A man charged with killing five people after a car rammed into a pub beer garden is accused of ignoring repeated alerts to treat his low glucose levels for almost an hour before the crash.
William Swale, 66, was charged with five counts of culpable driving causing death, two counts of negligently causing serious injury and seven counts of reckless conduct endangering life.
Emergency services responded to reports an SUV mounted the kerb and hit several patrons on the front lawn area of the Royal Daylesford Hotel just after 6pm on November 5.
Pratibha Sharma, 44, her daughter Anvi, 9, and partner Jatin Kumar, 30, and their friend Vivek Bhatia, 38, and his son Vihaan, 11, all died.
The Mount Macedon man appeared in Melbourne’s Magistrate Court via video link from a police station on Monday.
In his summary to the court, Sergeant Peter Romanis said Swale had been returning from a clay shooting tournament in Clunes when he stopped in Daylesford.
Swale, who was diagnosed with diabetes in 1994, was wearing a blood glucose monitoring device which sends an alert to his phone when his glucose levels are outside the normal range.
It is alleged he scanned his blood glucose levels at 5.17pm on the day which returned a low reading and an alarm sounded one minute later indicating he should check his levels.
CCTV footage showed him entering a restaurant opposite the pub a few minutes later asking for a table but he returned to his car as there were none available, Sgt Romanis told the court.
Swale was then seen on CCTV at 5.42pm driving his car around the area, performing a U-turn to drive down another street, before it crashed into the pub patrons about 6pm.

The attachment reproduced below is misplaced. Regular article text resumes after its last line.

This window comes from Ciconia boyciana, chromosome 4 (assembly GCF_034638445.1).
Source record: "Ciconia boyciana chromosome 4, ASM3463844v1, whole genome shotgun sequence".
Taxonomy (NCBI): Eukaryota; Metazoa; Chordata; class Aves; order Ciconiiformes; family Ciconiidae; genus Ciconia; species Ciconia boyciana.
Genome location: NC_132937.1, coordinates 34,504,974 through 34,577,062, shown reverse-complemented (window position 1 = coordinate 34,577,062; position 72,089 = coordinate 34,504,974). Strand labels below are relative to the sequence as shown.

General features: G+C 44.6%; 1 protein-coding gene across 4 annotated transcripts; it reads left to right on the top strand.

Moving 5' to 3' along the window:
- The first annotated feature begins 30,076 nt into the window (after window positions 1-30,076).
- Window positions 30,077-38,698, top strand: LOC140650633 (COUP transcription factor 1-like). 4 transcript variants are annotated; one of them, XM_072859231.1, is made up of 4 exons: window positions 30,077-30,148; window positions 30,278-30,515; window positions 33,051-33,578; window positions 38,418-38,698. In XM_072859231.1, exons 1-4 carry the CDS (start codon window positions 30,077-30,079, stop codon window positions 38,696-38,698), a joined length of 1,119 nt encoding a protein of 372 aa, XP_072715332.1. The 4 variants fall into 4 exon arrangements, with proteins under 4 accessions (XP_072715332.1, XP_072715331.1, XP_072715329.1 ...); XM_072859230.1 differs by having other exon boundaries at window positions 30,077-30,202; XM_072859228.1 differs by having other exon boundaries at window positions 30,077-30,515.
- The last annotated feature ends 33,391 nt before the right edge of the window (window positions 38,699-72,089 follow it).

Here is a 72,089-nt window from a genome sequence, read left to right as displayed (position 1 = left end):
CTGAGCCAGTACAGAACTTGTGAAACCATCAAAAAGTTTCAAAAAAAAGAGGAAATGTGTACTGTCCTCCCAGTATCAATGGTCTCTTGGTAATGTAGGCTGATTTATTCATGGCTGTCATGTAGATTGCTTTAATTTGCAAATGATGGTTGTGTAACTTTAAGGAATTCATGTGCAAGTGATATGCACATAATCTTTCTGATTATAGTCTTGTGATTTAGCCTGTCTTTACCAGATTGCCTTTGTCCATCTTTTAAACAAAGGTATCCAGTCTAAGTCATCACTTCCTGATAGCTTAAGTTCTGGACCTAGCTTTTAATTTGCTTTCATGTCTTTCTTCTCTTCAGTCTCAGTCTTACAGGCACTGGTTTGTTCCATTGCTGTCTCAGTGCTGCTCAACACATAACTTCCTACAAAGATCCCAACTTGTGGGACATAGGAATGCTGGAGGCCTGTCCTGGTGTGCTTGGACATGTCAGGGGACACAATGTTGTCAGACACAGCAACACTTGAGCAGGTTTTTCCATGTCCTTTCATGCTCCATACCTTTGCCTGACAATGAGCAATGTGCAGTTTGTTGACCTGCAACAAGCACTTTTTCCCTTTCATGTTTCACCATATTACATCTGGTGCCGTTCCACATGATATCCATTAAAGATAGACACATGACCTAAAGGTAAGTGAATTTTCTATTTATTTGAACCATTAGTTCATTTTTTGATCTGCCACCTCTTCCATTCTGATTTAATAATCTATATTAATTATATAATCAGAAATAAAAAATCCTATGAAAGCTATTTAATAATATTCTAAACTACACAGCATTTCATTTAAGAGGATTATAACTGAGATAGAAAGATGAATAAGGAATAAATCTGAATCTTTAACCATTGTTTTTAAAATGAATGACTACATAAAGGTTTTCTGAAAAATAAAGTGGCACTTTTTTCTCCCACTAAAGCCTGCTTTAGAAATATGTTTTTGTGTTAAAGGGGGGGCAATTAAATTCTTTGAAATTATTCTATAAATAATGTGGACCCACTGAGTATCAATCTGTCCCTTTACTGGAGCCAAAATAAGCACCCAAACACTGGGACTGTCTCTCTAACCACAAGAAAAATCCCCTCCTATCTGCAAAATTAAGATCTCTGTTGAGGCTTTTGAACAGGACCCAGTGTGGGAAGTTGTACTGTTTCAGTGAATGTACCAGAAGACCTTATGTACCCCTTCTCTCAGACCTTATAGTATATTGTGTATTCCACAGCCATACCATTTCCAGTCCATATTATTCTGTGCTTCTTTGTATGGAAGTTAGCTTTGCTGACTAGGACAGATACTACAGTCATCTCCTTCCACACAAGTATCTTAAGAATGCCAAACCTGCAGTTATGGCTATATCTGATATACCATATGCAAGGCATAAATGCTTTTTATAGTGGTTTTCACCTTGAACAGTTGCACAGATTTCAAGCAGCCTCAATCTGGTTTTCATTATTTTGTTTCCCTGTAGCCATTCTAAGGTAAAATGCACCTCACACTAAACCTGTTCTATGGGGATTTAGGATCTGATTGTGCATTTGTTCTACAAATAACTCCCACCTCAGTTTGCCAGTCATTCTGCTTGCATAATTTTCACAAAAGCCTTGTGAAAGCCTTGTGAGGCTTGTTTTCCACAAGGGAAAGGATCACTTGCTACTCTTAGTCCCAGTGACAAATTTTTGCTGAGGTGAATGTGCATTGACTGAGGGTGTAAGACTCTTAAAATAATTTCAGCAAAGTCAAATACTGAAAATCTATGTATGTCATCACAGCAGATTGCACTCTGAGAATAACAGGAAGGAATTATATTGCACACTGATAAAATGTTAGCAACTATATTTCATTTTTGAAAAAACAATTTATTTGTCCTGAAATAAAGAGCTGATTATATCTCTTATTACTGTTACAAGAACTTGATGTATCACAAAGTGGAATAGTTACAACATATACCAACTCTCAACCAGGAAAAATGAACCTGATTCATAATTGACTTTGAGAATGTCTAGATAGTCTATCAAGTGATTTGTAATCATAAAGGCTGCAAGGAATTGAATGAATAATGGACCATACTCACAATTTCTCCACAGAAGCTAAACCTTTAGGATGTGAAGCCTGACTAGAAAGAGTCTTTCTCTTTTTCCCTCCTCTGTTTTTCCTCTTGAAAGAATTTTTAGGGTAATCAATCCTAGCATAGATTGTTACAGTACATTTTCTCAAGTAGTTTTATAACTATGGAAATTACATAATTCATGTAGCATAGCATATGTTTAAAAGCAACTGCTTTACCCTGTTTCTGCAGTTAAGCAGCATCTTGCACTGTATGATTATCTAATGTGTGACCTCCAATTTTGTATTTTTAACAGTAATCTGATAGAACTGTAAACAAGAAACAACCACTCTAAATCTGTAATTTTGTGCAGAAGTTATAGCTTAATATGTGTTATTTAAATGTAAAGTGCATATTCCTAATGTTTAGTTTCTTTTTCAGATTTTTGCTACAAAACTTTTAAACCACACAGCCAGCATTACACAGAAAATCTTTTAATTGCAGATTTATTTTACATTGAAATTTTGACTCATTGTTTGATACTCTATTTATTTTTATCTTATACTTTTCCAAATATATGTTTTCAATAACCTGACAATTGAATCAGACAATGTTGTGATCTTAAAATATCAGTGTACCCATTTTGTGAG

Prosecutors alleged he received and ignored nine alerts leading up to the crash.
“The decision to return to his vehicle and continue to drive whilst knowing his blood glucose levels were low and without sourcing the required treatment has caused catastrophic and fatal consequences for all the families involved,” Sgt Romanis said.
Swale’s defence lawyer said his client often monitored his glucose levels and put to the police informant the possibility Swale was already in the midst of a medical episode.
“Other than he had a low reading, you don’t know whether he was in a position to adequately understand the reading,” the defence said.
“We don’t know what condition he was in other than that he was driving, performing U-turns and went to a restaurant.”
He pointed to his client’s clean criminal history barring the more than 30 driving infringements.
Sgt Romanis recounted first responders finding the 66-year-old in his car sweaty, hot and clammy, and unable to effectively communicate.
Swale had been approved for a conditional driver’s licence for two years in the months before the crash with a medical report handed to VicRoads stating his condition was well controlled.
Information downloaded from his monitor pointed to Swale checking his glucose levels eight times between 6.58am and 5.17pm on the day.
“The data indicates that when the blood glucose levels dropped to a low level, they began to rise quickly owing to intervention by the accused,” Sgt Romanis said.
Mr Bhatia’s wife, a 36-year-old woman, and his other son, aged six, were injured and taken to hospital, and have since been released.
A 43-year-old Kyneton woman, a 38-year-old Cockatoo man and an 11-month-old baby boy were taken to hospital and have been discharged.
Swale was remanded in police custody until his bail hearing on Friday.